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Birmingham Canal Navigation, Cliff YatesThe jacket is a full colour photograph of a city centre canal, with the footway to the right of the water, and moored barges. To the left of the water a high rise building, and lower buildings stretching right along into the distance.

Knives Forks and Spoons Press, 2021   £6.50

The irruption of memory

As Roy Fisher had Birmingham River, so Cliff Yates has Birmingham Canal Navigation, a Sinclairesque, psychogeographical peregrination around the city of his birth and upbringing, and nearby Coventry.

In many of the poems here, the contrast between past and present is pointed: ‘The Gas Hall shut between exhibitions — / next it’s Fifty Years of Black Sabbath, / twelve quid and booking compulsory, a joke’ (‘Bridge Café’). Metal’s originators reappear in ‘Black Sabbath Bridge’

on Broad Street, with a plaque
calling them a Birmingham export.
But what did Birmingham actually think
of Black Sabbath, back then?

The poem tangentially — and both humorously and poignantly — answers the question, with the voice of the poet’s mother upbraiding the young, long-haired Cliff for having visited his uncle ‘in brown overalls / like Dad’s, a pencil behind his ear’:

You went to see Fred, Mum says,
what — looking like that?

This is likeable, no-frills poetry, into which memory irrupts as naturally as it does into everyday thought.

In ‘Red Sky Lift’ (named after one of the lifts on Aston University campus) the purchase of a Twix sets off more late-Sixties recollections:

                              I haven’t bought one of these
for twenty years
, I say to the woman
behind the counter […]

                                             It’s more like
forty, I realise, unwrapping it — morning break
in the printing factory, something
to look forward to, like ‘Mr Fantasy’
on the turntable or Quicksilver
Messenger Service.

The straightforward pleasure of this memory (I hesitate to call it Proustian) is then augmented by another epiphanous joy:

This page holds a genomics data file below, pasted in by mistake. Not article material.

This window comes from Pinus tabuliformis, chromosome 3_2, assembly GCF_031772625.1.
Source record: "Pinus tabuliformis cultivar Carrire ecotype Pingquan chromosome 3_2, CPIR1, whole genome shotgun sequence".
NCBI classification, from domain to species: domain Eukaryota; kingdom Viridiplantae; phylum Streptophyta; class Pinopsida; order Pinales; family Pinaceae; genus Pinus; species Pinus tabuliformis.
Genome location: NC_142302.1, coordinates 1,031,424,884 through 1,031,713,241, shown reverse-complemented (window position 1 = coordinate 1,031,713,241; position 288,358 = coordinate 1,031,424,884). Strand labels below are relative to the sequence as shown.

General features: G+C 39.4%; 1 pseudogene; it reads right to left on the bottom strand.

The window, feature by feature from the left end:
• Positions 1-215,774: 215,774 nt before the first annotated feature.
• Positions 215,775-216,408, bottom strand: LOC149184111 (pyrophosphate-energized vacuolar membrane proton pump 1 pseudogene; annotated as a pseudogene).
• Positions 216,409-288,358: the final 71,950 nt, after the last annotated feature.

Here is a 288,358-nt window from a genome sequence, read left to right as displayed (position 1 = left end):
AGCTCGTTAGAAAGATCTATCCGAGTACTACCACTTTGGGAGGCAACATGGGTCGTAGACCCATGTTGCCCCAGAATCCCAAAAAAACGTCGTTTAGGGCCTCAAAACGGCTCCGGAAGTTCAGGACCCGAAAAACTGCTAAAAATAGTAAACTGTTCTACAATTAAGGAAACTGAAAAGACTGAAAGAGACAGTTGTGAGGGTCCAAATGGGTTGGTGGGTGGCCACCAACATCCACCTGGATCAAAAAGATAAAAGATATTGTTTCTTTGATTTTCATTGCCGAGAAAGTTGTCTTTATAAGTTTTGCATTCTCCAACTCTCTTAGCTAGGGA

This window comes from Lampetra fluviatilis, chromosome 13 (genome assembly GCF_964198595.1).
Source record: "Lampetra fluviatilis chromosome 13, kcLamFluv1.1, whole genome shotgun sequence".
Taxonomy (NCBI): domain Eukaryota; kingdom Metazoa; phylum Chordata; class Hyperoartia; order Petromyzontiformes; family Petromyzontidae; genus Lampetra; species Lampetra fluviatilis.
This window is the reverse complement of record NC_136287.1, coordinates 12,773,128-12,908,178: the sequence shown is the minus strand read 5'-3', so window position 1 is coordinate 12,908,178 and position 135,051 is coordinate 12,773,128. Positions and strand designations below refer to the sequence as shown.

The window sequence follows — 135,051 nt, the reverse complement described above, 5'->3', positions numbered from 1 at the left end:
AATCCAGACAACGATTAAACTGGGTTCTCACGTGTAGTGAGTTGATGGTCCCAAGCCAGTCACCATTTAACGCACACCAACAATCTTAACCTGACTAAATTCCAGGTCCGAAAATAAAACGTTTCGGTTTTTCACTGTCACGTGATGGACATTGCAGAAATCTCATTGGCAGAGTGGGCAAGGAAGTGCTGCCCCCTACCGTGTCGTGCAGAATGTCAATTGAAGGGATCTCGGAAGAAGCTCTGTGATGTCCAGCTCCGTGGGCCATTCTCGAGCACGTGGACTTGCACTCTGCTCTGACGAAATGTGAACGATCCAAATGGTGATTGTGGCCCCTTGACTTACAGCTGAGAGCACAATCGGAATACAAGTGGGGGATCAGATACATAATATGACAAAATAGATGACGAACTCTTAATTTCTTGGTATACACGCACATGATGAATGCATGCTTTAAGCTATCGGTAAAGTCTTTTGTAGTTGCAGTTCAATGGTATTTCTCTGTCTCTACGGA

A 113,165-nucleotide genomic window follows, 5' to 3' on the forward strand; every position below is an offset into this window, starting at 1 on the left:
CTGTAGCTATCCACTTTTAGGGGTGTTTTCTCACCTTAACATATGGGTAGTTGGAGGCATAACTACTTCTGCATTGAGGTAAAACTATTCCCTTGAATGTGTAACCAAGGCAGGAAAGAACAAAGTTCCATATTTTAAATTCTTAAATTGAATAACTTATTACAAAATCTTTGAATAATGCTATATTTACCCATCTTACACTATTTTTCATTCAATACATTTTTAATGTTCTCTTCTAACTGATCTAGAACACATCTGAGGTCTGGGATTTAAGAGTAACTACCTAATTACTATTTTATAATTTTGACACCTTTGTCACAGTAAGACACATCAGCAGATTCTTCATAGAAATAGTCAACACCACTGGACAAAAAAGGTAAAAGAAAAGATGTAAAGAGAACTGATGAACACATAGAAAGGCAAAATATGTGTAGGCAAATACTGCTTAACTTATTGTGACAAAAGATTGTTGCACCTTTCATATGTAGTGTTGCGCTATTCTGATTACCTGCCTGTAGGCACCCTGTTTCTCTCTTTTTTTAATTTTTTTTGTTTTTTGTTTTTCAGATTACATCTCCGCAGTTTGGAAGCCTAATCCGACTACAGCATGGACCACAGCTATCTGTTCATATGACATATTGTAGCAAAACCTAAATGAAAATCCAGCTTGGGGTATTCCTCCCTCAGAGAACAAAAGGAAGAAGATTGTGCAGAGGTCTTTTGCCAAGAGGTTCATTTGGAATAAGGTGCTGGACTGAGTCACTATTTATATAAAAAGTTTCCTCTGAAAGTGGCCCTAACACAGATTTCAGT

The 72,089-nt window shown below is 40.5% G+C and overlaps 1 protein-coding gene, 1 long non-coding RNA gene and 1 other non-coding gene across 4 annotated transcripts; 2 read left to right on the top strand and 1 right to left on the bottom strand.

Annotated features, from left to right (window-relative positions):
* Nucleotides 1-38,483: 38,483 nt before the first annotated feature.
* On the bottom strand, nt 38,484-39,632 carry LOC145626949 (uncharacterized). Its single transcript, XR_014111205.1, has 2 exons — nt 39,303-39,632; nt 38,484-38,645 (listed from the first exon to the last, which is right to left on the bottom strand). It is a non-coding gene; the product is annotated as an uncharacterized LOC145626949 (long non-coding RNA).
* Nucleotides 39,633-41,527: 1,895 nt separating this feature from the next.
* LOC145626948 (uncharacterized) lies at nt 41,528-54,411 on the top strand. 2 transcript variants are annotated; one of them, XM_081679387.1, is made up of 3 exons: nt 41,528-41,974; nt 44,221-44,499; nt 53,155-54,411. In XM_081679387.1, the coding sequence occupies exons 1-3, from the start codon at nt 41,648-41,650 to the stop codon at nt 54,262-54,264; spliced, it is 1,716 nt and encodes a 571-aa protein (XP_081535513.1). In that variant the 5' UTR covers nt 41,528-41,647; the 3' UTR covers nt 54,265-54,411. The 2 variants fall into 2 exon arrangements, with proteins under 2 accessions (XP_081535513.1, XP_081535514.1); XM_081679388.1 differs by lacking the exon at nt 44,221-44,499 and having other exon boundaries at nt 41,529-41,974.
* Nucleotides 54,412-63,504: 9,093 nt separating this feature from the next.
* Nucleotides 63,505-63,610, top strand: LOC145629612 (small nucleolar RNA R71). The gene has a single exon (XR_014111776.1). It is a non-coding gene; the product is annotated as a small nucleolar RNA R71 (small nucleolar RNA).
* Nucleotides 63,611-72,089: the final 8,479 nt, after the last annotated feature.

I rarely go swimming but there’s something relaxing
about the smell of chlorine, the stretch of blue
under those massive beams, the slow lane
and the slower lane, the lifeguard
in her red tracksuit.

The redness returns in the poem’s final, delightful image of the eponymous lift ‘on its way down for once, and only five / of us waiting we’ll easily fit in.’

It’s unsurprising that Yates practises Transcendental Meditation, because Birmingham Canal Navigation is packed with clear-headed observations of small things,as well as a deep respect for place and local history.

Matthew Paul


These poems feel real to me. I believe in their Birmingham. I believe in Luke and the frisbee. I don’t care whether everything really happened exactly as set down here. It’s enough that there was a consciousness that saw life like this and wrote it down.

The standout poem for me is one that plays with the idea of the real. The title gives us everyday clarity: ‘Swimming pool’, but the poem itself immediately drops us into misperception:

I thought they let the water out at night,
but no.

Who thinks swimming pools are emptied every night? Who is this naif letting us into their thoughts?

The poem gradually describes an oddly familiar scene (probably from film and TV rather than direct experience). It conveys that fascination with the lit water, letting us snoop after hours, enacting padding round the pool—considering, rather than doing:

I could take off my clothes and swim,
sit on the side and drip dry,
put on my clothes and dive back in.

I love the contrast between this straightforward language and the description of the pool itself: ‘it shimmers blue, a ghost of itself’, ‘the colours half-colours in the humid light.’

Halfway through, the poem turns: ‘A monk in cloisters, I have been here / for years, I have been here forever.’

You know that feeling don’t you, that maybe life up to now has been a dream, that maybe who you think you are is just not so? Deliciously, the poem takes the reader with it through that thought and on:

There’s a clock on the wall with no hands.
It is any time and no time
                                                       it is that time
when we were children

Feel the shock of stepping down off the kerb (higher than you thought) of that stepped line! We’re not in Kansas any more.

I’ll leave you the pleasure of discovering the vivid present of the last stanza of ‘Swimming Pool’ yourself, and the impact of the last line. You should read the poem. You should read the pamphlet. It’s real as anything.

Ramona Herdman